Painting is Alive and Well, and Living at Musée des beaux-arts de Sherbrooke for the Summer of 2009

2009-05-06, from Member

Sherbrooke, Tuesday 28 April, 2009. This summer, the Musée des beaux-arts de Sherbrooke presents two artists at the peak of their careers. Michèle Drouin, born in Québec City, lives and works both in Montréal and in the Eastern Township. Born in Montréal, John Ballantyne has been living and working in Sutton for the past 30 years. Both artists are members of the Royal Canadian Academy and will be attending the vernissage, Saturday 6 June at 5 p.m..

Michèle Drouin. Un parcours : 30 May to 27 September 2009

The exhibition

For more than forty years, Michèle Drouin has nourished a real passion for colour. This exhibition pauses at several important points in her journey, and provides a retrospective glimpse of several of the less well-known, perhaps forgotten, works by this artist. These paintings, studies, and a hitherto unpublished series of watercolours, represent four decades of her career.

The viewer will discover – or rediscover – the luminous period of the 1970s, and see for the first time a key piece in her artistic development, Post-Triangle no. 2, produced in 1983 during a sojourn in Pine Plains, NY.

In addition, two works in homage to Québec artists are included: Une fenêtre pour Moli, 1990, for Guido Molinari, and Élégie pour Ulysse, 2005, for Ulysse Comtois, the latter accompanied by her original preparatory drawing.

 

Michèle Drouin
Un signe jubilatoire, 1992
Acrylic on canvas

Biography

Michèle Drouin was born in Québec City, and obtained her diploma from the École des Beaux Arts in 1955. She showed an early interest in ceramics and she was influenced by the teaching of Jean Paul Lemieux, developing a passion for drawing as well as for poetry. Later, in Montreal, her work focussed on drawing and enamel on copper. Continuing her interest in poetry, she published a small volume, La Duègne accroupie, in 1959. In 1966, after a sojourn in Europe, she came home to study at the École des Beaux Arts de Montréal, and in 1973 obtained a Masters in Art Education from Sir George Williams University (now Concordia University). In the mid-1970s, her career took a definite turn towards painting, and her work was shown in a number of solo as well as group exhibitions. Her paintings can be seen in galleries and collections in Québec and Ontario, as well as nationally and internationally. From her second home in Eastern Townships, Michèle Drouin has been involved with Galerie Arts Sutton since 1986, and since 1988 has participated in the exhibitions of the group Les Femmeuses. In 1992 she was named a member of the Canadian Royal Academy of Arts.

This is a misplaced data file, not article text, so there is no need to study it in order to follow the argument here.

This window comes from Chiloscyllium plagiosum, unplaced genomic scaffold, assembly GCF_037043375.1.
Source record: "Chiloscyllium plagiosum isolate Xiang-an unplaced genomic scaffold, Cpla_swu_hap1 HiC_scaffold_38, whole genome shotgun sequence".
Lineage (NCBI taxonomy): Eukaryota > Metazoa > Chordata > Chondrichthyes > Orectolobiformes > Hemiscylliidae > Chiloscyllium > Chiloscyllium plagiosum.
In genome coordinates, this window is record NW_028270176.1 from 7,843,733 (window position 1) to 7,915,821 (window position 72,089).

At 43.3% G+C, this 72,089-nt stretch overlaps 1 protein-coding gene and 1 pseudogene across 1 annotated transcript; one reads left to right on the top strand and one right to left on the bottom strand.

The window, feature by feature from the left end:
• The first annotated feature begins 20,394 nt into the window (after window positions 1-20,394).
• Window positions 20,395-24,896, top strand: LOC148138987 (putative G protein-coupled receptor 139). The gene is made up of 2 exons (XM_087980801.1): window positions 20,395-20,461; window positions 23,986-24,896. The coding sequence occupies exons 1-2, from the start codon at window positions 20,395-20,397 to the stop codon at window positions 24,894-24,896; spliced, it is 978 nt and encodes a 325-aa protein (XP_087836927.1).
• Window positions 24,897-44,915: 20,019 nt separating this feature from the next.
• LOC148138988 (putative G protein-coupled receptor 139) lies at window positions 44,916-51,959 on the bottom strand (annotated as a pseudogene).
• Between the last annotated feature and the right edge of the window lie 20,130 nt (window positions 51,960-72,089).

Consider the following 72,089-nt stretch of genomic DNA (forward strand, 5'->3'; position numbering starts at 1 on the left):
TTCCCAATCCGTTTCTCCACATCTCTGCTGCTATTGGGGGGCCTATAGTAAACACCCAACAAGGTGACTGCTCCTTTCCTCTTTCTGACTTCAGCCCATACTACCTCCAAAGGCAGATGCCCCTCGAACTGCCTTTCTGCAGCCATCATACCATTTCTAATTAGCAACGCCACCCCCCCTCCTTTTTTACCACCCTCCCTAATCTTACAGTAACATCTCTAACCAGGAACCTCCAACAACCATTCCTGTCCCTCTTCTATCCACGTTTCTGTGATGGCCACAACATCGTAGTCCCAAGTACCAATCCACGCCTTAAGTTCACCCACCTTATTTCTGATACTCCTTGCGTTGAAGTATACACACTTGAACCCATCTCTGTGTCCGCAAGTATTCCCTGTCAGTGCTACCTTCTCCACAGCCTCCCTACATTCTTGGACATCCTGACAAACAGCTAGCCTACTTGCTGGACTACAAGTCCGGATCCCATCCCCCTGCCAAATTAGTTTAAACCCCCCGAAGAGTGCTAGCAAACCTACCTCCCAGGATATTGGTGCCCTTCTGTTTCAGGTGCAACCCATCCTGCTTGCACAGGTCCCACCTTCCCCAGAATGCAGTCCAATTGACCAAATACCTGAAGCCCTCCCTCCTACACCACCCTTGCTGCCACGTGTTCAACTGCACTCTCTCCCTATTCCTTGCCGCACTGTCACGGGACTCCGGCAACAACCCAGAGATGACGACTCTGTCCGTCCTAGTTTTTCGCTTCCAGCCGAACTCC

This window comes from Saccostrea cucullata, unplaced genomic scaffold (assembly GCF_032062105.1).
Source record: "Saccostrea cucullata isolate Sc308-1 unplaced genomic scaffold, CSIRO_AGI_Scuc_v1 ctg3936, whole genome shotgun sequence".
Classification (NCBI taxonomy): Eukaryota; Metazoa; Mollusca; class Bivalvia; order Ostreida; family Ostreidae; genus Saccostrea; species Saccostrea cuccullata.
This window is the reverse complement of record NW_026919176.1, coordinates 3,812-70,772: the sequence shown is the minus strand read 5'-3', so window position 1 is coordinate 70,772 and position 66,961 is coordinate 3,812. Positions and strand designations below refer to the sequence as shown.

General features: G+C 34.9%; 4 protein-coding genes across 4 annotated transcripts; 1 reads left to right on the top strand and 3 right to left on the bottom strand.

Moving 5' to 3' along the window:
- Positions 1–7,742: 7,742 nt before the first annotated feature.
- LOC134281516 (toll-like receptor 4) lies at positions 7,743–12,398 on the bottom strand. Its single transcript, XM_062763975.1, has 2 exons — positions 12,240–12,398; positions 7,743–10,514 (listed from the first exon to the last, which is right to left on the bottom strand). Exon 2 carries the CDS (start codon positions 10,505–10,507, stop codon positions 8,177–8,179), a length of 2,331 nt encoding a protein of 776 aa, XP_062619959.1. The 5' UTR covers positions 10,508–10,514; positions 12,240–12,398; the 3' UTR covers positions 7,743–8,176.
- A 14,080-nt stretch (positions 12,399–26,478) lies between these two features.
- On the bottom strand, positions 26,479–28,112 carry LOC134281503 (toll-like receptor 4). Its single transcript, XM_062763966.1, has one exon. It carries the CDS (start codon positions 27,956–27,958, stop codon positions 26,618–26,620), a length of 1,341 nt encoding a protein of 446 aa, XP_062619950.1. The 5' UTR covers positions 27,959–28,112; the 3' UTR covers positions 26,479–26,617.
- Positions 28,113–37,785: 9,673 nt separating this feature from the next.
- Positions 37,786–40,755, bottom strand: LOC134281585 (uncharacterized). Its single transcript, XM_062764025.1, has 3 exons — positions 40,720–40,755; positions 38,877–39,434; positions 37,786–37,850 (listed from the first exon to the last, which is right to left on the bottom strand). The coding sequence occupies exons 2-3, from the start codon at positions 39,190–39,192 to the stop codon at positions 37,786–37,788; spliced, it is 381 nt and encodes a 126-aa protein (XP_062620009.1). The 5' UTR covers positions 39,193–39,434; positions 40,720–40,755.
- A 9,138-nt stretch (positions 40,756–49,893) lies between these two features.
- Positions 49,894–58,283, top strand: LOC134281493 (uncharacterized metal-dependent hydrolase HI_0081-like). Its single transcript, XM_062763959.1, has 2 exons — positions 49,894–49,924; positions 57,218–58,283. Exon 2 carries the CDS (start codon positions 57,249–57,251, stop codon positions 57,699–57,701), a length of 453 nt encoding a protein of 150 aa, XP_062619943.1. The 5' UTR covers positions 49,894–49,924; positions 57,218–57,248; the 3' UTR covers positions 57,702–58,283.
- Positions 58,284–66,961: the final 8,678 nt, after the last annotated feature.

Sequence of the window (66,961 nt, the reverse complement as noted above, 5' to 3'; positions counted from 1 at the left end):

John Ballantyne : 6 June to 12 October 2009

 

John Ballantyne
Curling Club, 2002
Acrylic on panel

The exhibition

Though spare and austere at first glance, John Ballantyne’s paintings are always striking in composition, even unsettling in their proportions and perspectives and in the interplay of human constructions in natural settings. But another look reveals a richness of texture in the surfaces and a playfulness in hidden details. He is amazingly meticulous in his technique, and uses specially made brushes to achieve the effects he wants. He does preliminary drawings complete in every detail. His studio is as uncluttered as his art, all his pencils and brushes perfectly organised. He has even devised special methods for preventing smudges on his work, delighting in all these technicalities as much as in his painting. «The painting is finished as Alex Colville wrote, when the errors are too small to find. JB» The exhibition will show some 30 paintings and drawings of this artist

Biography

John Ballantyne was born in Montréal in 1944. His earliest painting classes were with Alfred Pinsky and Arthur Lismer. Following high school, he studied civil engineering but finally, in 1967, left these studies to return to his first love, painting. In 1968, he joined the New School of Art in Toronto. After one year he left to work in France. In Nice he worked in the Centre artistique de rencontres internationales, part of l’École nationale d’art décoratif de Nice. In 1970, he was offered a studio in the village of Cagnes near Nice. There he began his work surrounded by the ghosts of Renoir, Modigliani, Soutine and Pissarro. His work quickly evolved from colour-field through photo-realism into a soft, quiet style of realism called by his critics hyper-surrealism. Following some early successes in England and France, John returned to Québec in late 1973. He set up a studio outside of Sutton in order to develop his work in an isolated environment. From Sutton his works have found their way around the world and into collections across Canada, the United States, France, England and Denmark.

The Musée des beaux-arts de Sherbrooke is situated downtown at 241 Dufferin Street. It is open Tuesday to Sunday, from noon to 5 p.m. Entrance fees : $7,50, adult, $6, senior, $5, student. Guided tours in French every Tuesday at 2 p.m. English tours and group tours available anytime upon reservation. The Musée is supported by the Ministère de la Culture, des Communications et de la Condition féminine du Québec and Ville de Sherbrooke. Summer schedule: from 24 June to 6 September, the museum will be open daily, from 10 a.m. to 5 p.m.


Source:
Lise Boyer
Communications
819 821-2115
mbas@mbas.qc.ca 
www.mbas.qc.ca

 
 

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